Simple Advice for Fall Plant Sales

Daily announcements of fall plant sales have been filling up my inbox recently.  “Buy now!”, “Huge sale”, these ads say.  My advice is, buy now!  Here’s why:

Huge savings for you.

You benefit with extremely low prices from the company trying to clear out its inventory.  At the nursery where I used to work, we always had huge fall sales with drastic cuts in prices because any plants we had to keep for the winter had to be stored.  Storing all those plants required a lot of labor and work hours for which the company received no profit. Then in the spring, we would have to pull all those plants out of storage again which took a lot of labor and work hours. There is no profit in this for the company, therefore they would rather sell off their inventory at drastically reduced prices than store plants for winter.  Therefore You benefit! As the consumer, you get really really low prices for plants that would have cost you double or even triple the price in the spring.

Fall planting.

If you buy plants at fall sales, it’s still ok to plant them.  In fact, fall is the best time for transplanting many flowers including daylilies, irises, and peonies. Some plants may not look the best because they are no longer actively growing on top but there is still plenty of time for the roots to grow down before winter.  Water the plant well when you plant it (or transplant it) and keep it moist until such time as evening temperatures are at the freezing point and daytime temperatures are cool.  Then stop watering to allow the roots to dry out.  Wet roots rot so you only want the roots to remain moist but not wet for the winter.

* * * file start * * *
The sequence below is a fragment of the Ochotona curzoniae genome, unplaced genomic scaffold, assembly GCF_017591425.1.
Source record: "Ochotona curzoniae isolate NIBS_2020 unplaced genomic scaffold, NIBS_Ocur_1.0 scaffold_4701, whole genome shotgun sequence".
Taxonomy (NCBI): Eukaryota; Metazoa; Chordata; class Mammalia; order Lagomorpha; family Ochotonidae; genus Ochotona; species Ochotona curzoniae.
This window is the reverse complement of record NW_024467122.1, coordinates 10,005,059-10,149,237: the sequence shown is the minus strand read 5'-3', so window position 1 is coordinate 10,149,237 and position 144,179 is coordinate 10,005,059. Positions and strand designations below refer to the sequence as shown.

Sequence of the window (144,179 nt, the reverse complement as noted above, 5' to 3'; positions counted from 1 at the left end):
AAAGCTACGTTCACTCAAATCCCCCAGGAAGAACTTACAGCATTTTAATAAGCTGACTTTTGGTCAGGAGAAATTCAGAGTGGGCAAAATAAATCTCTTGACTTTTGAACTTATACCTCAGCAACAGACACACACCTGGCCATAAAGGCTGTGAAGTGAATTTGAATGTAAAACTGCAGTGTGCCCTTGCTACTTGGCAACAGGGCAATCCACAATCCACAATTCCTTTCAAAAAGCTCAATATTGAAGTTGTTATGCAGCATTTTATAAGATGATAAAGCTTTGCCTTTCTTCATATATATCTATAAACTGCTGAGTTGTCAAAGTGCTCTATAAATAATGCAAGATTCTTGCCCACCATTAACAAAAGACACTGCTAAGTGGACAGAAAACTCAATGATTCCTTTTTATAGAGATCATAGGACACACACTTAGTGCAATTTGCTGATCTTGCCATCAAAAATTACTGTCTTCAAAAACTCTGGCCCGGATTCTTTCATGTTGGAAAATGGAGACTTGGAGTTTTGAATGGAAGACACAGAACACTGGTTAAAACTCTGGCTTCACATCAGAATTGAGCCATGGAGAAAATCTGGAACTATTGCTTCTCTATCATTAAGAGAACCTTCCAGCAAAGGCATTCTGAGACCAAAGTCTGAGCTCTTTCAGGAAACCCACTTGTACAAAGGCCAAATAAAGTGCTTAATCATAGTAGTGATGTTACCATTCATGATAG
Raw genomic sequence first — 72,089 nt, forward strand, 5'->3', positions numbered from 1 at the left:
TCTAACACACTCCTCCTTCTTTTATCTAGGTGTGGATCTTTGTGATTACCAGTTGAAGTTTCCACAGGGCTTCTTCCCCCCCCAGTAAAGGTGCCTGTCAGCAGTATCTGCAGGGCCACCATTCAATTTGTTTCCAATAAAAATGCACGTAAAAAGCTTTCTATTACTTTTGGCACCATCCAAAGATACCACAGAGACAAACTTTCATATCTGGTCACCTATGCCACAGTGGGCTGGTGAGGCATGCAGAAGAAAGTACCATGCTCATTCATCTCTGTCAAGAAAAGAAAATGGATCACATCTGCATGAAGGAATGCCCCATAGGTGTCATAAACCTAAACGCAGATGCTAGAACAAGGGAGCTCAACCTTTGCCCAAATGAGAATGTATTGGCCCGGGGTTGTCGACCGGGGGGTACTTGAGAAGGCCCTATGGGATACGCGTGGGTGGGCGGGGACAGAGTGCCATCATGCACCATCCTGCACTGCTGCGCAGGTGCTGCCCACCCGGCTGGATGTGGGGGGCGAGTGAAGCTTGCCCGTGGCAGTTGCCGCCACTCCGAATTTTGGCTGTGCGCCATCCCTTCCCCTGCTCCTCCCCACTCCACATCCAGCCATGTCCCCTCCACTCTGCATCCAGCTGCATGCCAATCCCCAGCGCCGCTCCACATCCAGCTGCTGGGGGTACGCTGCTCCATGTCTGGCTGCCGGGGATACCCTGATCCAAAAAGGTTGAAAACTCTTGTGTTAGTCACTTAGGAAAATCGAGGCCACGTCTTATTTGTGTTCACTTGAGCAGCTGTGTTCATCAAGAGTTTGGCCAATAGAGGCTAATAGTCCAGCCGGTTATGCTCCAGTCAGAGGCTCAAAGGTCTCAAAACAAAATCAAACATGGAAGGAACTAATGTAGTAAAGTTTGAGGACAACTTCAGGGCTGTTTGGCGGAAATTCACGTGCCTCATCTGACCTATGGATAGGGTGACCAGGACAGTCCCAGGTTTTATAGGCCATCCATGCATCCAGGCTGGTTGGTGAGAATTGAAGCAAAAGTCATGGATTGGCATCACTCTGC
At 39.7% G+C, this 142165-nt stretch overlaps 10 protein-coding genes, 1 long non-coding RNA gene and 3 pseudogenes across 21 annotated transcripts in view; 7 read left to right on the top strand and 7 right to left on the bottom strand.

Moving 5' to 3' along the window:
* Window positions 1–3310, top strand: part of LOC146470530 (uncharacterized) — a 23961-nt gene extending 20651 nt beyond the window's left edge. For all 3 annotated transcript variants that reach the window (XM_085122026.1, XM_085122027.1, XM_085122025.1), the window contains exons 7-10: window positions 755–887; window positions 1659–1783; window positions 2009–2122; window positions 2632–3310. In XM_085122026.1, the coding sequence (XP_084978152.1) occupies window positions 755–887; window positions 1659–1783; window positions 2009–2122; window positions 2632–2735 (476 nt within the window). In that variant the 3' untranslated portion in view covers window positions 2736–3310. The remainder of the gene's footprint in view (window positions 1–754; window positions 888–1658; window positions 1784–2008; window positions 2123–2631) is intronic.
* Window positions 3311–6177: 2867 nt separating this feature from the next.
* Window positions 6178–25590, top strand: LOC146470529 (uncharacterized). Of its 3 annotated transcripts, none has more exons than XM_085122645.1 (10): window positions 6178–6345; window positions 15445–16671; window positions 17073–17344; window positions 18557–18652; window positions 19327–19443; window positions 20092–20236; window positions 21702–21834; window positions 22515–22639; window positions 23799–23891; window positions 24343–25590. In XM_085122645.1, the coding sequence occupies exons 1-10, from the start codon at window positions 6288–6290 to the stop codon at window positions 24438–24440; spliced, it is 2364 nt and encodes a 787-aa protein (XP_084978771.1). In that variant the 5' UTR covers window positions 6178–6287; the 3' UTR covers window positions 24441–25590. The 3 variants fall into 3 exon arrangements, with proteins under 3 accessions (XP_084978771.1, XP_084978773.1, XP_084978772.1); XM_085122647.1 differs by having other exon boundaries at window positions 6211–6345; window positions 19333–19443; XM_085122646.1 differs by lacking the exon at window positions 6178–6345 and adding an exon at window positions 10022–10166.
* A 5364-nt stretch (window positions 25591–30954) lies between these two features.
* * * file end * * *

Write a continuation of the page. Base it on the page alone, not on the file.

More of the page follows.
In the colder climate zones, cover any new plants or transplants  with leaves, mulch, or straw for the winter to ensure they stay insulated and warm for the winter. Also, when you plant or transplant in the fall, don’t fertilize your plants. You don’t want to encourage new growth.  It may damage or kill your new plant as winter sets in. You want them stop growing and setting in for winter weather.

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Designate an area of the yard for sale plants

For sale plants that don’t have a place in your garden yet, designate an out-of-site area in your yard to heel the plants in for winter and make sure to label them if  necessary so you don’t forget what you bought. Over the winter, you can plan and map out your new garden arrangement. Then in the spring, move your new plants to their designated spot and watch them grow!

Hint: Heeling plants in simply means temporarily planting plants until their permanent planting area is ready.  For a great demonstration of heeling plants in check out this video I found on Youtube:  https://www.youtube.com/watch?v=6ZI6Cb_4AOM

Sales

Take advantage of those plant sales.  It will save you a lot of money in the end and you may even be able to afford that expensive plant you have been coveting but could not afford until now.   Besides, in the spring, think of the fun you get to have creating new areas of the garden without spending a dime!

Happy gardening!

Quote of the Day

“Autumn’s the mellow time.”

-William Allingham, poet

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Planting in Autumn. Time for Tulips!

Yes, Fall is for planting and its right around the corner so its time to start planning.  Fall is the time for planting tulips, daffodils, crocus, hyacinths, alliums, and many, many more beautiful spring-flowering bulbs. Many bulbs must be cooled for a period of time in order to sprout so they need to be planted in Autumn. Over the winter the bulbs are naturally cooled or frozen in the ground and then sprout in the spring when the sun warms the ground. Now is the time to plan for your Fall plantings so your spring garden is bright and beautiful.